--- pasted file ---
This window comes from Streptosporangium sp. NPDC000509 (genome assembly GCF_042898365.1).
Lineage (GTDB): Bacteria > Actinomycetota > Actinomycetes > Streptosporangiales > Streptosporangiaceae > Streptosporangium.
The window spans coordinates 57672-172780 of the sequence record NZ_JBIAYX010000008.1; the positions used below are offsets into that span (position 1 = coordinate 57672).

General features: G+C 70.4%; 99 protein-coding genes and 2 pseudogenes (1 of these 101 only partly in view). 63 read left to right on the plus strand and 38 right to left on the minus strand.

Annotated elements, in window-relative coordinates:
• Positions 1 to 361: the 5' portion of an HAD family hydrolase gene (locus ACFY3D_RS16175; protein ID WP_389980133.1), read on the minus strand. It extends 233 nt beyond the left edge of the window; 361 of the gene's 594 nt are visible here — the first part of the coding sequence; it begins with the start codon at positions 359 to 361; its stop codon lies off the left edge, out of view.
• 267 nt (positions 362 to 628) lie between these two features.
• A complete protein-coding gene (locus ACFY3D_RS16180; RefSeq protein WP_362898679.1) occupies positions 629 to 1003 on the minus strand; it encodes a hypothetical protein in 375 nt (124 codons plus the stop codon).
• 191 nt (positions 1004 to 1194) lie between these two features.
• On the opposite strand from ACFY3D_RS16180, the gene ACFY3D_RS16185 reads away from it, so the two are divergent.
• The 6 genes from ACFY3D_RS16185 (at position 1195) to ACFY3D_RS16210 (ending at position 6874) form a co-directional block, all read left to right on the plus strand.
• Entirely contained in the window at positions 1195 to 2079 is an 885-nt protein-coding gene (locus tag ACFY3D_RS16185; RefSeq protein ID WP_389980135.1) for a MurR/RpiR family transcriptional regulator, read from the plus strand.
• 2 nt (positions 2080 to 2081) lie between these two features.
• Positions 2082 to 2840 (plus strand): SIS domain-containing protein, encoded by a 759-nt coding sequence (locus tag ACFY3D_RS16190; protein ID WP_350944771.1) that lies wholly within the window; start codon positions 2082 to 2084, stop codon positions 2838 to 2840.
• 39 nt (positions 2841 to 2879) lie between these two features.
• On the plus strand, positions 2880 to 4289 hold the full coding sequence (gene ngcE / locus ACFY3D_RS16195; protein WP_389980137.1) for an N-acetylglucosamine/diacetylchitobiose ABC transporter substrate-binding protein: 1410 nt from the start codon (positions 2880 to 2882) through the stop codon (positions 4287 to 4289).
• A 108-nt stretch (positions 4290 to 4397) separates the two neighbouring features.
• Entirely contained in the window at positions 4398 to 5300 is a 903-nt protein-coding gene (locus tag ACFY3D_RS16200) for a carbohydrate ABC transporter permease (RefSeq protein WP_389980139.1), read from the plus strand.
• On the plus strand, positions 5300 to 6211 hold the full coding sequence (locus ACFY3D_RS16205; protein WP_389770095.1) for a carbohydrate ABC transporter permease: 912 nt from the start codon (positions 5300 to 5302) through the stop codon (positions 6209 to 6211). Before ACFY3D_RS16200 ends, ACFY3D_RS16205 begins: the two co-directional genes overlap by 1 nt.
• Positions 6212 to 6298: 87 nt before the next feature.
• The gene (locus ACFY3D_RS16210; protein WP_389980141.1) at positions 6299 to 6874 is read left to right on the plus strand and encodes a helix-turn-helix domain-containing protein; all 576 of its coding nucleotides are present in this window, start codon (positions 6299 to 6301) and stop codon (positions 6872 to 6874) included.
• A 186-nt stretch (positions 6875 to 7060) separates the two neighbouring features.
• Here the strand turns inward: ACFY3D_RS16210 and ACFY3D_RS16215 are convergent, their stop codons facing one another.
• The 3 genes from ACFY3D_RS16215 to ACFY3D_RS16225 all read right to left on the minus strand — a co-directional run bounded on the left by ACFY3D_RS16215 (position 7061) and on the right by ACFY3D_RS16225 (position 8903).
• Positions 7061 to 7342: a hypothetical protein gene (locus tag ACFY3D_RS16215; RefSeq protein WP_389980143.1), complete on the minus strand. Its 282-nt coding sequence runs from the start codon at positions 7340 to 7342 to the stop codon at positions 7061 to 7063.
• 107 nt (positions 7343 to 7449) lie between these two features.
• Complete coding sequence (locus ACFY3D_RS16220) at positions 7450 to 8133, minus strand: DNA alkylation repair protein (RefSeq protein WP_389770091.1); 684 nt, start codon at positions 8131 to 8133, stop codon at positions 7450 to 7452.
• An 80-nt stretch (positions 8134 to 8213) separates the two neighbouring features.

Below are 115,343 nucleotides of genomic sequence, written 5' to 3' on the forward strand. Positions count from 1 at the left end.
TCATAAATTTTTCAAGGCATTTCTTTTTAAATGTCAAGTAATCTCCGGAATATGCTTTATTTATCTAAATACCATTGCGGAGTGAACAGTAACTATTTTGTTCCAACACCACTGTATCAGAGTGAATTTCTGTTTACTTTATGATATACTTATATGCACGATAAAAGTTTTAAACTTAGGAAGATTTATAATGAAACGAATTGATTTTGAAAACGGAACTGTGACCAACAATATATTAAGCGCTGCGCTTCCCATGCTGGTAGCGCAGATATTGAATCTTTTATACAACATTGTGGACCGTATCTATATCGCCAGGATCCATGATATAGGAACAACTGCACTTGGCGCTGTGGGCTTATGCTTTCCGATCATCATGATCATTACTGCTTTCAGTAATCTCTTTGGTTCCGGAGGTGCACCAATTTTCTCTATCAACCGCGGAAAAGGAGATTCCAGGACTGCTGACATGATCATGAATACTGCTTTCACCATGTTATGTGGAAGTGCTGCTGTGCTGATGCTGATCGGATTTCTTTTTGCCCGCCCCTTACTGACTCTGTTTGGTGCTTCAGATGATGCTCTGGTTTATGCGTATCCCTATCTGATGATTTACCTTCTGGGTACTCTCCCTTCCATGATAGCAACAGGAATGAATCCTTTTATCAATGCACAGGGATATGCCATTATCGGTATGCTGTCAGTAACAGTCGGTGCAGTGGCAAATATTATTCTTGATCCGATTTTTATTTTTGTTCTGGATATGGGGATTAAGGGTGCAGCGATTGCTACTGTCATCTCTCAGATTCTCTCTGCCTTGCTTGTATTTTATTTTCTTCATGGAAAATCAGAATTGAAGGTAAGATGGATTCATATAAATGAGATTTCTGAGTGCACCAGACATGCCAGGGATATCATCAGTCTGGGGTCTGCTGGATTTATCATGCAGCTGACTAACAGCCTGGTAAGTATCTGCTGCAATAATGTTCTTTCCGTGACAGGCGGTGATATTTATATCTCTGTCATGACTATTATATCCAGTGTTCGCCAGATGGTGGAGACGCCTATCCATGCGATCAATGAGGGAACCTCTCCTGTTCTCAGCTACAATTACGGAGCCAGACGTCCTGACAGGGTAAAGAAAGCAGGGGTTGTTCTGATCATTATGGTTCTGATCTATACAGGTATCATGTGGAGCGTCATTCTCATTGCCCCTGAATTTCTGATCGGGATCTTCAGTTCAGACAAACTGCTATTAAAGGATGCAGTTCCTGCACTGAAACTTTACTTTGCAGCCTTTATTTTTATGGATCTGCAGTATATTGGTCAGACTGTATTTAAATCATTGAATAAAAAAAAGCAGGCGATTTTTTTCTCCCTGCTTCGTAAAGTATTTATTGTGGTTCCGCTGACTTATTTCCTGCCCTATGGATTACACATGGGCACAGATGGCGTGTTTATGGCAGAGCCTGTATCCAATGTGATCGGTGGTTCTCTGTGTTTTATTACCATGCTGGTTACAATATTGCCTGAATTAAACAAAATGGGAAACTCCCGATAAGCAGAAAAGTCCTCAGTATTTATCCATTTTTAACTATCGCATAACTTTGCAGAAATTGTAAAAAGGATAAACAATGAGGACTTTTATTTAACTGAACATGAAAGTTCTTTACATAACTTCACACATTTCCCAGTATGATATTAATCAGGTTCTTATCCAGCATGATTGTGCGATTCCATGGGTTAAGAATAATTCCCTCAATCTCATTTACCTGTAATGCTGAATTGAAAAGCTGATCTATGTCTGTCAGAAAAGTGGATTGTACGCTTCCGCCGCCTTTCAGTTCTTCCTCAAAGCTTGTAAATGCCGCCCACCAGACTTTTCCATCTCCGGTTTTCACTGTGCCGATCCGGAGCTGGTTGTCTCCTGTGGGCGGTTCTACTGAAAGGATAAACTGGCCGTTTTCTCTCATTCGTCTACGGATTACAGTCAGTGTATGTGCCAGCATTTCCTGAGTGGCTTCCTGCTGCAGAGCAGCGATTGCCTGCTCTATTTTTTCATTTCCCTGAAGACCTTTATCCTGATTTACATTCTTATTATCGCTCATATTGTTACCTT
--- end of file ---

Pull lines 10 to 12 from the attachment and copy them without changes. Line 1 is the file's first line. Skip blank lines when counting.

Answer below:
• On the opposite strand from ACFY3D_RS16180, the gene ACFY3D_RS16185 reads away from it, so the two are divergent.
• The 6 genes from ACFY3D_RS16185 (at position 1195) to ACFY3D_RS16210 (ending at position 6874) form a co-directional block, all read left to right on the plus strand.
• Entirely contained in the window at positions 1195 to 2079 is an 885-nt protein-coding gene (locus tag ACFY3D_RS16185; RefSeq protein ID WP_389980135.1) for a MurR/RpiR family transcriptional regulator, read from the plus strand.